Chinese Egg Tofu Recipe
This particular egg tofu recipe features pan-fried egg tofu mixed into a Chinese-style mushroom gravy.
This dish starts by pan-frying some rounds of egg tofu before making a quick gravy. This is a brown sauce (great name and description, I know) used for stir fries and seafood over pan-fried noodles, not the kind of gravy you would have with roast turkey or mashed potatoes.
The base of the gravy is what I use for most dishes I make – a combo of onion, garlic and ginger. That gets sauteed until the onion is translucent, and then I add the mushrooms.
Shiitake mushrooms (aka dung gu) are my go to’s (like in this shiitake mushroom sushi, or the ones hidden in a pile of miso barley), so I added some here. If you have other mushrooms on hand (cremini, button, portobello, enoki, etc), you can add them too.
Once the mushrooms shrink and get a little caramelized, the rest of the seasoning goes in. I use a mixture of soy sauce, fish sauce and oyster sauce.
The fish sauce helps add more flavor without tasting like plain salt, and I like the slight sweetness from the oyster sauce.
A slurry of cornstarch and water goes in, and once the cornstarch activates, it thickens the sauce into a gravy-like consistency. Once the sauce is at your desired flavor and consistency, the egg tofu goes in and gets warmed through.
This dish is saucy, so I like eating it with rice (like most Chinese food). A sprinkling of chopped green onions on top adds a bit of crunch and freshness to an otherwise soft and monochrome meal.
How do you cook egg tofu?
Because the egg tofu is so soft, I like to pan-fry it on both sides until golden brown. This way, you get a silky soft center with a slightly crispy exterior.
Alternatively, you can also re-heat in soup. This method gets a thumbs up in the fast and easy categories (key for those lazy weekday and weeknight meals), though not so much in the crispiness department.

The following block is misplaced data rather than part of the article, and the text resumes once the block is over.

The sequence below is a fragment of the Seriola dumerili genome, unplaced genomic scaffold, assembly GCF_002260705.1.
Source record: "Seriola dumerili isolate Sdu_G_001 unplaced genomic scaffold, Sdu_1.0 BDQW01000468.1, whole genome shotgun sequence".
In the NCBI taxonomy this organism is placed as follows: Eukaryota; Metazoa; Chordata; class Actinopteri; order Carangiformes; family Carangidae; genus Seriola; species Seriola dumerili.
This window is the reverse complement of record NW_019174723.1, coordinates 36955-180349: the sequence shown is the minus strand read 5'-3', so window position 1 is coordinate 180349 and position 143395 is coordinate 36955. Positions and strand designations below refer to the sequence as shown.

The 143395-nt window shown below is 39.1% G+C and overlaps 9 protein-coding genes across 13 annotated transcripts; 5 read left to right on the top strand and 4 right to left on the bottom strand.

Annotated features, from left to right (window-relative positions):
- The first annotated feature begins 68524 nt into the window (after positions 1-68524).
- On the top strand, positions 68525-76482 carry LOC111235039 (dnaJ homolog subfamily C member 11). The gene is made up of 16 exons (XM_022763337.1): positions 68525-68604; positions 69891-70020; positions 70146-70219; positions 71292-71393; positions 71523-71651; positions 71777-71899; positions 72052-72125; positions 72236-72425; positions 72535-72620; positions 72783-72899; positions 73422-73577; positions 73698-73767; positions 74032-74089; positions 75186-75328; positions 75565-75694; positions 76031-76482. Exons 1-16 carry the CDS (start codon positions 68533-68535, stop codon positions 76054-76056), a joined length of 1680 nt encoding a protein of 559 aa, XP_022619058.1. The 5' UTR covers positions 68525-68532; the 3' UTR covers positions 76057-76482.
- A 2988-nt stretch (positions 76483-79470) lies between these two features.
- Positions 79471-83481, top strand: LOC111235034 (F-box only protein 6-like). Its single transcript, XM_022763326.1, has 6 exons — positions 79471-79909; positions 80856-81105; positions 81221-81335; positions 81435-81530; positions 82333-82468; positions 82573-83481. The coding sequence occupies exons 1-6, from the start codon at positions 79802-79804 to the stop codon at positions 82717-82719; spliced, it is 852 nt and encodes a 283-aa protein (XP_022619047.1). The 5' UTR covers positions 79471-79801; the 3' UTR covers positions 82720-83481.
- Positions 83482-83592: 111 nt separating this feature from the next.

Because it’s so soft, I would recommend being careful with the egg tofu so that it doesn’t crumble and break. If you’re adding it to soup or to a sauce, add it at the end and stir it in gently.
As someone who does not eat much meat, this is a tasty vegetarian protein option to have on hand that doesn’t require much prep.
What does egg tofu taste like?
Egg tofu tastes like eggs, and not tofu. It’s made of eggs and no tofu.
The name a bit of a misnomer, but it references both the ingredients (eggs) and the texture (tofu-like). Egg tofu is essentially pre-made dun daan, or steamed egg.
If you’re not familiar with steamed egg custards, you can think of egg tofu as a cousin to soft tofu, rather than a really dry and firm one.
Is egg tofu healthy?
Yes. It’s mostly made of eggs and water, so egg tofu is nutritionally very similar to plain eggs (which are healthy in moderation).
One thing to note is that some options use preservatives, so if you’re looking to avoid preservatives, it might make sense to cook your own steamed egg. I have zero clue how you would make and keep it in a cylindrical shape, but you could definitely cut your homemade egg tofu into slabs before pan-frying. Let me know how it goes if you try!
- 2 tablespoons oil
- 1 roll egg tofu sliced
- 1 tablespoon ginger minced
- 1/2 onion chopped
- 4 shiitake mushrooms sliced
- 1 pack enoki mushrooms or more shiitake mushrooms
- 2 cloves garlic minced
- 1 tablespoon cornstarch
- 1/2 cup water
- 1 tablespoon soy sauce
- 1/4 teaspoon fish sauce
- 1/2 tablespoon oyster sauce
- 1 cup cooked brown rice
- 1 green onion sliced
In a large non-stick skillet, heat 1 tablespoon oil over medium-high heat. Add the egg tofu in a single layer and pan-fry the egg tofu on both sides until golden brown, about 5-10 minutes.
Move the egg tofu to a plate, then heat the other tablespoon of oil in the pan over medium heat. Add the ginger and onion to the skillet and cook, stirring occasionally, until the onion is translucent, about 5-10 minutes.
Add the shiitakes to the pan. Break up the enoki mushrooms into rough chunks with your hands, and add them to the pan as well with the garlic. Cook for 5 minutes, or until the mushrooms look browned, slightly shrunken and dry.
In a small bowl, combine the cornstarch and water until homogenous. There should be no lumps of cornstarch left.
Add the cornstarch and water mixture, as well as the soy sauce, fish sauce and oyster sauce to the onion and mushroom mixture. Toss to coat the onions and mushrooms in the sauce. Let the sauce cook for 5 minutes, or until it’s thickened.
Add back the egg tofu and gently toss in the sauce, so as not to break up the egg tofu.
Serve over rice and top with green onions.